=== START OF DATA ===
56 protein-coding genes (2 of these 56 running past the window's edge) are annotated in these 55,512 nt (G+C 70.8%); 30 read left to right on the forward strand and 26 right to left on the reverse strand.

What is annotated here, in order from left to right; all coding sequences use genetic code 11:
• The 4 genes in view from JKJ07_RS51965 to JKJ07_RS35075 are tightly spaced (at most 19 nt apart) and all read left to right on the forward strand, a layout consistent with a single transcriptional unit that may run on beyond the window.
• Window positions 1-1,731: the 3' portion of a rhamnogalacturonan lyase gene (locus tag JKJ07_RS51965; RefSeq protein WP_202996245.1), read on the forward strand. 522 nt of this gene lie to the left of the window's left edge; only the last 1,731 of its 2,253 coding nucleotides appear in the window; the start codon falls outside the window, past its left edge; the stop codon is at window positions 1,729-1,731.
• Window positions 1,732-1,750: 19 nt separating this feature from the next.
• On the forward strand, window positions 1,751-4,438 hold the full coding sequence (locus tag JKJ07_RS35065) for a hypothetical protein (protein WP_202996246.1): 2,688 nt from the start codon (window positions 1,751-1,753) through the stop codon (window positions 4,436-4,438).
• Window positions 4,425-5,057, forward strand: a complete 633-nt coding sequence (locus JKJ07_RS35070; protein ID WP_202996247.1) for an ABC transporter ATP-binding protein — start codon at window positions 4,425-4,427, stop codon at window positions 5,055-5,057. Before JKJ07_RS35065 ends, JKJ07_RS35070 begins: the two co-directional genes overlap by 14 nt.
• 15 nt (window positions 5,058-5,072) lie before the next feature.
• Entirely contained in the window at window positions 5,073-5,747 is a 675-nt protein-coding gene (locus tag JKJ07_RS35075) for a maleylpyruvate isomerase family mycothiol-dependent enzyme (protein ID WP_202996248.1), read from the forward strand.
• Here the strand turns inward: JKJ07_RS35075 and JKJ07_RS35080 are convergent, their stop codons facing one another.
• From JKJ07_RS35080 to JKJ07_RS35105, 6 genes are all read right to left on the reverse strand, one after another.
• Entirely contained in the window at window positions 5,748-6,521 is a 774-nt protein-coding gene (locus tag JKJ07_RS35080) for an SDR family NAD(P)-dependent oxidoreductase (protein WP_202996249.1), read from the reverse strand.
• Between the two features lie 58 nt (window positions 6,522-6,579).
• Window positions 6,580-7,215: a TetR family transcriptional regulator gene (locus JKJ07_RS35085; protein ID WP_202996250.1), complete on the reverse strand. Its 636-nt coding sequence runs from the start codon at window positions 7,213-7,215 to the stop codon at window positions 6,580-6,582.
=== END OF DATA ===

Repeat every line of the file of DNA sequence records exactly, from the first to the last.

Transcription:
56 protein-coding genes (2 of these 56 running past the window's edge) are annotated in these 55,512 nt (G+C 70.8%); 30 read left to right on the forward strand and 26 right to left on the reverse strand.

What is annotated here, in order from left to right; all coding sequences use genetic code 11:
• The 4 genes in view from JKJ07_RS51965 to JKJ07_RS35075 are tightly spaced (at most 19 nt apart) and all read left to right on the forward strand, a layout consistent with a single transcriptional unit that may run on beyond the window.
• Window positions 1-1,731: the 3' portion of a rhamnogalacturonan lyase gene (locus tag JKJ07_RS51965; RefSeq protein WP_202996245.1), read on the forward strand. 522 nt of this gene lie to the left of the window's left edge; only the last 1,731 of its 2,253 coding nucleotides appear in the window; the start codon falls outside the window, past its left edge; the stop codon is at window positions 1,729-1,731.
• Window positions 1,732-1,750: 19 nt separating this feature from the next.
• On the forward strand, window positions 1,751-4,438 hold the full coding sequence (locus tag JKJ07_RS35065) for a hypothetical protein (protein WP_202996246.1): 2,688 nt from the start codon (window positions 1,751-1,753) through the stop codon (window positions 4,436-4,438).
• Window positions 4,425-5,057, forward strand: a complete 633-nt coding sequence (locus JKJ07_RS35070; protein ID WP_202996247.1) for an ABC transporter ATP-binding protein — start codon at window positions 4,425-4,427, stop codon at window positions 5,055-5,057. Before JKJ07_RS35065 ends, JKJ07_RS35070 begins: the two co-directional genes overlap by 14 nt.
• 15 nt (window positions 5,058-5,072) lie before the next feature.
• Entirely contained in the window at window positions 5,073-5,747 is a 675-nt protein-coding gene (locus tag JKJ07_RS35075) for a maleylpyruvate isomerase family mycothiol-dependent enzyme (protein ID WP_202996248.1), read from the forward strand.
• Here the strand turns inward: JKJ07_RS35075 and JKJ07_RS35080 are convergent, their stop codons facing one another.
• From JKJ07_RS35080 to JKJ07_RS35105, 6 genes are all read right to left on the reverse strand, one after another.
• Entirely contained in the window at window positions 5,748-6,521 is a 774-nt protein-coding gene (locus tag JKJ07_RS35080) for an SDR family NAD(P)-dependent oxidoreductase (protein WP_202996249.1), read from the reverse strand.
• Between the two features lie 58 nt (window positions 6,522-6,579).
• Window positions 6,580-7,215: a TetR family transcriptional regulator gene (locus JKJ07_RS35085; protein ID WP_202996250.1), complete on the reverse strand. Its 636-nt coding sequence runs from the start codon at window positions 7,213-7,215 to the stop codon at window positions 6,580-6,582.